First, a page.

He also made some small talk, which is usually a lot of fun. We hauled ass to Incheon Airport. I gave him a huge tip and rushed my very late ass to the check-in counter. I’ve been flying Northwest Airlines for around the last two or so years. To the States they have a layover in Narita going either way, and that’s not ideal compare to other carriers, however one reason I use them is 1) a friend of mine works there and gives me a bit of a break when he can and 2) I started flying Northwest back in law school and with all the flying I’ve been doing, I’m back to silver elite status. You don’t get much, but you do get early boarding and some perks with checking in. My flight was at 11am. I had 30 minutes to get on the plane. They told me straight out that if we didn't get there in time, I'd have to go the next day. Fair is fair, I did drag my ass when it came to leaving on time. However, they rallied to get me on that flight. Just be warned that at Incheon, you’ve got to take the pet to quarantine before you get on the plane and it's going to cost you 10,000 won for the health certificate. Now I didn’t recall having to do that eight years ago at SFO when I brought her to Korea, but things change. However, it sucked because I was pressed in a big way for time. I tried to not panic – however, it was hard not to. I kept with my habit of saying "please" and "thank you." The printer jammed. Of course, it would when I needed things to move fast. However, the clerk got it done and we were off to the post office. Yes, the post office.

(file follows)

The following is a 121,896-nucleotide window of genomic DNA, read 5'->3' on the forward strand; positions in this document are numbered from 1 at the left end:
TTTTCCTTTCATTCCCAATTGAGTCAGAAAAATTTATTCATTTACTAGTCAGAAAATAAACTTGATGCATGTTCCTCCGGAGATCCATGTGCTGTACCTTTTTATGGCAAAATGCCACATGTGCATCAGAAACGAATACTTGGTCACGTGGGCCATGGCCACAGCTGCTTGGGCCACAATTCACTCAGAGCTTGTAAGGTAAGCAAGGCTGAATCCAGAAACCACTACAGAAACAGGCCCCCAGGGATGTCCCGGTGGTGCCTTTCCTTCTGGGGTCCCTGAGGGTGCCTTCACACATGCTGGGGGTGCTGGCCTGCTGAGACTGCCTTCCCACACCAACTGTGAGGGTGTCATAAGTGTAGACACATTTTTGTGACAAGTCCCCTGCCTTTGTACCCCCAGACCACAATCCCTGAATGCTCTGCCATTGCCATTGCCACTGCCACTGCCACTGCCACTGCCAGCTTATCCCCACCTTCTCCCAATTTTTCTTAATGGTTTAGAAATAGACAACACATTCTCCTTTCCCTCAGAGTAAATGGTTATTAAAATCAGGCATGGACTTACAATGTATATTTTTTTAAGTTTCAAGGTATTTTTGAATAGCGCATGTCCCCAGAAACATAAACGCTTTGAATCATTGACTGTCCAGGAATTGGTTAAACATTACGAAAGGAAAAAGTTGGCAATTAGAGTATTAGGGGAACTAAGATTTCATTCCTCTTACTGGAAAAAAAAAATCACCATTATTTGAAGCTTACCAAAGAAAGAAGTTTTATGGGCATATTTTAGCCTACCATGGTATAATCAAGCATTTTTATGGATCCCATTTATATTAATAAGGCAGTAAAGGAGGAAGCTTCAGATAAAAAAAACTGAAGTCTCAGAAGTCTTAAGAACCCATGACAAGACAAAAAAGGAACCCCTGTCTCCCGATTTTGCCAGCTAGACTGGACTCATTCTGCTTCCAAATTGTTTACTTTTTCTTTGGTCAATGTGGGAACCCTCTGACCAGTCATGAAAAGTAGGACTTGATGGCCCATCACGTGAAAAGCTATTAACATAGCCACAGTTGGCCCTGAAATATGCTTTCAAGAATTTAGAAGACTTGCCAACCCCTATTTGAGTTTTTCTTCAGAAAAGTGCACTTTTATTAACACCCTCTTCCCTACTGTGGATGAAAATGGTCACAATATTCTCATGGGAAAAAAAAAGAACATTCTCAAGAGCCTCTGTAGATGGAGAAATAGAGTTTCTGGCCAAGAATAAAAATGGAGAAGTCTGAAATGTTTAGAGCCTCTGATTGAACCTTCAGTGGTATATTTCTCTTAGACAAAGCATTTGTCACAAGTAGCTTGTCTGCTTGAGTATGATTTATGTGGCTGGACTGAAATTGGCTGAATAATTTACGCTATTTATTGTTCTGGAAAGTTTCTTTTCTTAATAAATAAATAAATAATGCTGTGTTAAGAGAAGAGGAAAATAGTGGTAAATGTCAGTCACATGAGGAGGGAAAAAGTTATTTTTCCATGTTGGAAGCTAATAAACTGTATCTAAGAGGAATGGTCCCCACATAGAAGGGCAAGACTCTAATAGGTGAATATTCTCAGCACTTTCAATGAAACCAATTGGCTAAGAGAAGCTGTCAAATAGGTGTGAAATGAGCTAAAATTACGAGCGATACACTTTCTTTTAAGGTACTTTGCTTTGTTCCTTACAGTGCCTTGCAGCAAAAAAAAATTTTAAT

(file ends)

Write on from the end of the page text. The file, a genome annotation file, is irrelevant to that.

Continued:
Why the post office? Well, a friend of mine drove up from Suwon to help me sort through the last eight years of my life and helped me pack. IT.WAS.AWESOME. and, without him, I would have simply left a lot of stuff behind. Good for me he did help. We packed stuff up in boxes that he’ll mail back to me via surface mail. However, I felt horribly guilty because I’ll admit I did more sitting on my butt and simply being anxious about moving than prepping to move. It really brought home how important good friends are. But it also gave me an insane amount of guilt. So there were a few things I took care of this morning after I overslept and took a cat nap that was maybe 30 minutes too long. I realized that the idea that I’d mail one box home would actually be two (and it ended up being three when all was said and done.) Now during this whole time I had someone from Northwest shadowing me and getting me through the process as quickly as possible. Again, IT.WAS.AWESOME.